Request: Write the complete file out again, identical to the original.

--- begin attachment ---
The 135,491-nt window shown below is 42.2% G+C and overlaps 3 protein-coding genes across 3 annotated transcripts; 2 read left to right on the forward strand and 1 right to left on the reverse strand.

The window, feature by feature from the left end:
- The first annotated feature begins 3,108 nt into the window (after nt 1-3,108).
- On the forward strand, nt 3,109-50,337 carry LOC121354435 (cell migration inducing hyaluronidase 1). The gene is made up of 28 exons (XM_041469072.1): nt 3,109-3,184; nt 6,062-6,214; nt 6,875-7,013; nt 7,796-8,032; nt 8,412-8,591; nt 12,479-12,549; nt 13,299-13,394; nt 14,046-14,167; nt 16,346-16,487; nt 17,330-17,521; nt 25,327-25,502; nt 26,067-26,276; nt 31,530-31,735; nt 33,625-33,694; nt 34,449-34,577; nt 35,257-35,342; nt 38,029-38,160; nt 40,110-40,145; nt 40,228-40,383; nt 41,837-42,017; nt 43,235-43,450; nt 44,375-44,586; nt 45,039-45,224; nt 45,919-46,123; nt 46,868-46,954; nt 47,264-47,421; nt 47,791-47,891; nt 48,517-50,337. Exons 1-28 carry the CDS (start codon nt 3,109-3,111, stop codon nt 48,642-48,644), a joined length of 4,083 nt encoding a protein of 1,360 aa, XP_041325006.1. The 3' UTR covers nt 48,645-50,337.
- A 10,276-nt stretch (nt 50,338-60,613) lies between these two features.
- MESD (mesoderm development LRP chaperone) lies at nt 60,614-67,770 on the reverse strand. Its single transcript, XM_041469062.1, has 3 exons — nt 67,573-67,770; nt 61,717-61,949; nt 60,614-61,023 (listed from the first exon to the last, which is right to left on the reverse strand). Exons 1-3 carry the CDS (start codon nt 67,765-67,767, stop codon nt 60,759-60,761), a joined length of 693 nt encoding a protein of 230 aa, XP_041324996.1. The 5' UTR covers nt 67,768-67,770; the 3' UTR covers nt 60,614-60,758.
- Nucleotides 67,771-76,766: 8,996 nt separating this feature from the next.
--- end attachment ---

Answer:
The 135,491-nt window shown below is 42.2% G+C and overlaps 3 protein-coding genes across 3 annotated transcripts; 2 read left to right on the forward strand and 1 right to left on the reverse strand.

The window, feature by feature from the left end:
- The first annotated feature begins 3,108 nt into the window (after nt 1-3,108).
- On the forward strand, nt 3,109-50,337 carry LOC121354435 (cell migration inducing hyaluronidase 1). The gene is made up of 28 exons (XM_041469072.1): nt 3,109-3,184; nt 6,062-6,214; nt 6,875-7,013; nt 7,796-8,032; nt 8,412-8,591; nt 12,479-12,549; nt 13,299-13,394; nt 14,046-14,167; nt 16,346-16,487; nt 17,330-17,521; nt 25,327-25,502; nt 26,067-26,276; nt 31,530-31,735; nt 33,625-33,694; nt 34,449-34,577; nt 35,257-35,342; nt 38,029-38,160; nt 40,110-40,145; nt 40,228-40,383; nt 41,837-42,017; nt 43,235-43,450; nt 44,375-44,586; nt 45,039-45,224; nt 45,919-46,123; nt 46,868-46,954; nt 47,264-47,421; nt 47,791-47,891; nt 48,517-50,337. Exons 1-28 carry the CDS (start codon nt 3,109-3,111, stop codon nt 48,642-48,644), a joined length of 4,083 nt encoding a protein of 1,360 aa, XP_041325006.1. The 3' UTR covers nt 48,645-50,337.
- A 10,276-nt stretch (nt 50,338-60,613) lies between these two features.
- MESD (mesoderm development LRP chaperone) lies at nt 60,614-67,770 on the reverse strand. Its single transcript, XM_041469062.1, has 3 exons — nt 67,573-67,770; nt 61,717-61,949; nt 60,614-61,023 (listed from the first exon to the last, which is right to left on the reverse strand). Exons 1-3 carry the CDS (start codon nt 67,765-67,767, stop codon nt 60,759-60,761), a joined length of 693 nt encoding a protein of 230 aa, XP_041324996.1. The 5' UTR covers nt 67,768-67,770; the 3' UTR covers nt 60,614-60,758.
- Nucleotides 67,771-76,766: 8,996 nt separating this feature from the next.